3. Defining your multi-media routing strategy
Once you understand your time scales and your customer focus, next consider your multi-media routing strategy and the technology solution you’ll need to support it.
To define your strategy and technology requirements you must understand the types of customer interactions you have (both sales and service for example), ensure you have agents with those required skills, and then decide how you’re going to route the right traffic to the right person. Will your agents be dedicated to a single channel or will they be blended? Will you use automatic task allocation or Workforce Management tools?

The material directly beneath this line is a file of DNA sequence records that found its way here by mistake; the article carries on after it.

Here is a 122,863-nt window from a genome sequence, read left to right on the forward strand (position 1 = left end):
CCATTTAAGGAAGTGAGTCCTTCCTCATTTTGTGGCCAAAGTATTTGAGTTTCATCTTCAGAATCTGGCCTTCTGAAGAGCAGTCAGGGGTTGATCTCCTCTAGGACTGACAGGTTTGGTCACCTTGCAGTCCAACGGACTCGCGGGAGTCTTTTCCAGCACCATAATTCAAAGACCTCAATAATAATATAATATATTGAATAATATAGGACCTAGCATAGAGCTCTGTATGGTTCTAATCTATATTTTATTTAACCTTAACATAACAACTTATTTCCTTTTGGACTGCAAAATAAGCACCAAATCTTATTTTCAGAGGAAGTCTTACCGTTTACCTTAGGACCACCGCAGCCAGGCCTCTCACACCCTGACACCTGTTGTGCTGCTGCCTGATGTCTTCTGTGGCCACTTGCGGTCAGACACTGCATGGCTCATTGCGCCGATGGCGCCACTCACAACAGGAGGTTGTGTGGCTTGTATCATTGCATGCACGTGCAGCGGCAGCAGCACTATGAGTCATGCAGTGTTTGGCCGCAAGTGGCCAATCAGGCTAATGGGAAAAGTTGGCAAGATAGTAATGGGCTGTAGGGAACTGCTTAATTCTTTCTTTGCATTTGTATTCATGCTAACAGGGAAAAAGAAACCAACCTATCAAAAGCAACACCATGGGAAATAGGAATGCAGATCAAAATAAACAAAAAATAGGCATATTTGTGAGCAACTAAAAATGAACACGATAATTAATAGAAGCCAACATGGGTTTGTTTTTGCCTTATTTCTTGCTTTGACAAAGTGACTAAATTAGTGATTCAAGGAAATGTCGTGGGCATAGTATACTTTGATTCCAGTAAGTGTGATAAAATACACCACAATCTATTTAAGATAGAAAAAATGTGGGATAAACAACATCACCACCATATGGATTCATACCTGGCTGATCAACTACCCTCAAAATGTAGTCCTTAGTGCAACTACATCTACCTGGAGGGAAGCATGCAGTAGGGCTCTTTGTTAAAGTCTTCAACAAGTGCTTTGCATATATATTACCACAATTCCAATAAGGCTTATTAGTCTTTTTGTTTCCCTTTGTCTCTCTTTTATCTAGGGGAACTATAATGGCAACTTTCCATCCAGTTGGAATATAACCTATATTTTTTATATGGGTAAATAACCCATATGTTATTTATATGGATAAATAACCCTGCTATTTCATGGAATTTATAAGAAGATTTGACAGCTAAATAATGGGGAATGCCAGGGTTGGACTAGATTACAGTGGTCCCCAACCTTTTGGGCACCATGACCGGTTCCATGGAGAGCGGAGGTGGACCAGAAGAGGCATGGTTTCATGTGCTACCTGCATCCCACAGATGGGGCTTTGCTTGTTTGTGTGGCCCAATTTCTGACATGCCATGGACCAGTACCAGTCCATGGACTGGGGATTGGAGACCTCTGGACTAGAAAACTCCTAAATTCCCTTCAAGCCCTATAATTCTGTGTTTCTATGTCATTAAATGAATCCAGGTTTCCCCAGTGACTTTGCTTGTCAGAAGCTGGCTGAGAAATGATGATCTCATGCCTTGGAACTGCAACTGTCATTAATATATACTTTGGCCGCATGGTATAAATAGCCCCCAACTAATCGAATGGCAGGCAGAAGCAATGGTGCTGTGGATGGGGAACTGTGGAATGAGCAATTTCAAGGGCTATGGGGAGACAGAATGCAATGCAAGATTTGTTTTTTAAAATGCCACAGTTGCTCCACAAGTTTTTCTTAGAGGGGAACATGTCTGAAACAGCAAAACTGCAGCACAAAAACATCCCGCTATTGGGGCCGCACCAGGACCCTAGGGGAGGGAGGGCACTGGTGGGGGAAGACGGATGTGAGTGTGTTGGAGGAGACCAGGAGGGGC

There are several approaches to tackle the multi-media challenge and managed properly they can be complementary. One typical approach is to train agents as specialists in a single channel i.e. email or phone only, and maintain these single function agents in silos within the contact centre. This seemingly removes the complexity and challenges around routing traffic, but how can you accurately predict the volume and peaks of traffic for these new and emerging channels (especially social media) and ensure you have adequate resources? You are also losing the ability to manage peaks in demand by sharing resources. Additionally by maintaining channels in silos, it can lead to a disconnect between them, affecting the service quality and failing to cater for interactions that may span multiple channels.